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Dave wrote about the fear of unacceptable latency with the new
Gibson digital guitar (or any guitar) and it got me to thinking
about my philosophy about 'acceptable' latency in any instrument.
Because I started out playing drumset, I have had the pleasure of playing
instrument that has virtually no latency whatsoever. Hit a snare with a
, voila! Immediate transience.
I say this because when I started playing bass guitar it became obvious
the low bass notes
develop over a few milliseconds after you pluck. If you use your thumb
far away from the bridge
and turn the treble down on your bass (dub stylee or subsonics) the
'latency' is really visceral
compared to hitting a hi hat with a stick.
Anyone who has gone from a trumpet to a tuba knows this one really well.
Or from playing sticks to 'stirring the soup' playing jazz with brushes.
What we do, if we switch instruments is that we compensate until we learn
how to play
'in the pocket' with another instrument (or another loop).
I really noticed this when I went from using the Jamman to using the Line 6
to using the Repeater
to using the EDP. Everyone of them has slightly different inherent
latencies (most probably resulting only
from the style of footswitch used.
One by one, because I am a freak about micro-timing (and playing 'on top
or 'behind' the beat for different kinds of expression),
I learned how to have good timing with each of these new 'latency'
challenges. I'll soon be using the Behringer FCB 1010 with
Ableton's live and Cycling 74 Max/MSP and I know it will be back to the
drawing board on learning each systems inherent latency.
So I hear what Dave says about unacceptable latency, but I would contend
that a more latent phenomenae
(I think of the earliest Peavey Bass Synth I ever tried
out.....................wow, talk about large latency) just provides
us with an even greater challenge to improve our abilities to teach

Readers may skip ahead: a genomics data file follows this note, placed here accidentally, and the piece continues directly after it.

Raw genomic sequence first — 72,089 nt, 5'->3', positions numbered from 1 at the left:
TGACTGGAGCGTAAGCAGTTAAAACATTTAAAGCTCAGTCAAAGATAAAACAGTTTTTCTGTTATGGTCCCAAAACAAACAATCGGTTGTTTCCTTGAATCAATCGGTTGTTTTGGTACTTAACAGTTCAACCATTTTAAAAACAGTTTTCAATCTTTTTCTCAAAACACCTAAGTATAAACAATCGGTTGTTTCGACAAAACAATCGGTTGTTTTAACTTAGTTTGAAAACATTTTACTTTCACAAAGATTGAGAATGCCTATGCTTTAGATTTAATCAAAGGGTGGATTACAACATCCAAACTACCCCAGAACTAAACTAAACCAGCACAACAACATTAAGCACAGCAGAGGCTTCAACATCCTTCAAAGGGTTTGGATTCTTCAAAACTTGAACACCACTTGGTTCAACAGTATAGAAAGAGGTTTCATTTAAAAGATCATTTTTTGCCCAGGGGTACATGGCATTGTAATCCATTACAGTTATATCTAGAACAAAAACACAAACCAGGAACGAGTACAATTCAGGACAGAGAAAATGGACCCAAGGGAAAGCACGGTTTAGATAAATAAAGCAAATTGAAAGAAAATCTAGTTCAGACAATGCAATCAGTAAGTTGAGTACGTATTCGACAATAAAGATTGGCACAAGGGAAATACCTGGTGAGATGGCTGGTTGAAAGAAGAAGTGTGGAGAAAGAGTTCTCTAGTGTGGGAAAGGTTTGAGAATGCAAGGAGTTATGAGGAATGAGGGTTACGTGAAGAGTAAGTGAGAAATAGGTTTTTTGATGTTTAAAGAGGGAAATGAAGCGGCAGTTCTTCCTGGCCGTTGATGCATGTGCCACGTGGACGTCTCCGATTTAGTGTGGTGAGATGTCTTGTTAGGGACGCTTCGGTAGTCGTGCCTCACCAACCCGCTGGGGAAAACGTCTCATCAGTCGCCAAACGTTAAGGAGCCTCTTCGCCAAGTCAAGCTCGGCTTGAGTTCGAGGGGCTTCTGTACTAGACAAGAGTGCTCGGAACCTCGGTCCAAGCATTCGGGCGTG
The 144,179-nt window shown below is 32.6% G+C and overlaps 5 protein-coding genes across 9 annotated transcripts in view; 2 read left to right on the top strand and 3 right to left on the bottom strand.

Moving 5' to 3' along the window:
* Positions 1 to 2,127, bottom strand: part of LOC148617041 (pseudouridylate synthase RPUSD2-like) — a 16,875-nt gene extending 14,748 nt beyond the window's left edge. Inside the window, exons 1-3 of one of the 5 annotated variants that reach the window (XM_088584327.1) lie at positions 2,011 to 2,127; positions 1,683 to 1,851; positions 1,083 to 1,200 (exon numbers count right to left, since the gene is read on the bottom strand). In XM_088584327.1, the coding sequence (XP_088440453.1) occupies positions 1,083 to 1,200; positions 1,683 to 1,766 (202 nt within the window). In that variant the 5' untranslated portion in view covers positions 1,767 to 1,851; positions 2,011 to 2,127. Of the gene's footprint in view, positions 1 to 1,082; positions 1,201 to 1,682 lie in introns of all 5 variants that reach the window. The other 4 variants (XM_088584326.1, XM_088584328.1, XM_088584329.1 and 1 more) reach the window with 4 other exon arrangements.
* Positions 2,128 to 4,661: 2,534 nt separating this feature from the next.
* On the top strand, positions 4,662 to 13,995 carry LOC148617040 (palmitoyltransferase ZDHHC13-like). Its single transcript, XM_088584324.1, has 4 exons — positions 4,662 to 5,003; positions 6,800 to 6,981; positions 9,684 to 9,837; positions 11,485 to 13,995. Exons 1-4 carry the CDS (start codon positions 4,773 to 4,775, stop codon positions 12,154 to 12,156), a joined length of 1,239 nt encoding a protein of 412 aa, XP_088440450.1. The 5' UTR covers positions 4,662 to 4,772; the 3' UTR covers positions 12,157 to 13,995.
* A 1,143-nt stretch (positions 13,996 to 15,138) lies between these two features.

ourselves how to consistently play ahead or behind the beat
with rhytmic impunity.
LOL, with great respect, Dave, I say 'bring on the latentcy'!!!!!! It's
great teacher and it's doable, if awkward as hell at first.
ps A long time ago, I believe I posted an exercise designed to teach anyone
in one hour how to play behind the beat, ahead of the beat or right on the
money. If you aren't sure how to do this, you might search for that
thread or if people can't find it, I'll repost if anyone wants me to. It
the almost always the culprit when people have a hard time playing with
other for rhythmic reasons. The other night as an example I played with a
killer guitarist and a killer bassist (who was subbing the gig for the
time). The bassist and I are both really used to 'laying back' on the
as is done in a lot of soul and r&b but it was the guitarists gig and we
weren't jiving at all!!!!! It took me half of the first set to realize
the guitarist was actually playing hard funk (with a discernable swing to
every thing he played) on top of the beat and he was really uncomfortable
where we were laying it down.
At the set break we all three discussed it and came to the conclusion that
should play 'up' and with the guitarist and just let the bass player follow
me. Well, I'm so used to locking it in with the bassist (and what a good
bassist this guy was) that it was a definite challenge and I definitely
spent the first half of the next set a bit in my head but locking it up to
the best of my ability. Luckily, I have trained my self to play on any
of the beat, so although it was uncomfortable, we fucking rocked the house
in the second set! The audience
went nuts to..........It was just palpable how much better we sounded from
set two to set one. 15 years ago I would have left the gig bewildered,
thinking, "I just don't click , stylistically, with this guy" and never
played with him or her again. The good news is this guy is stoked to hire
me again the next time he needs a sub and he is a fantastic funk player, so
I"m stoked to have met him.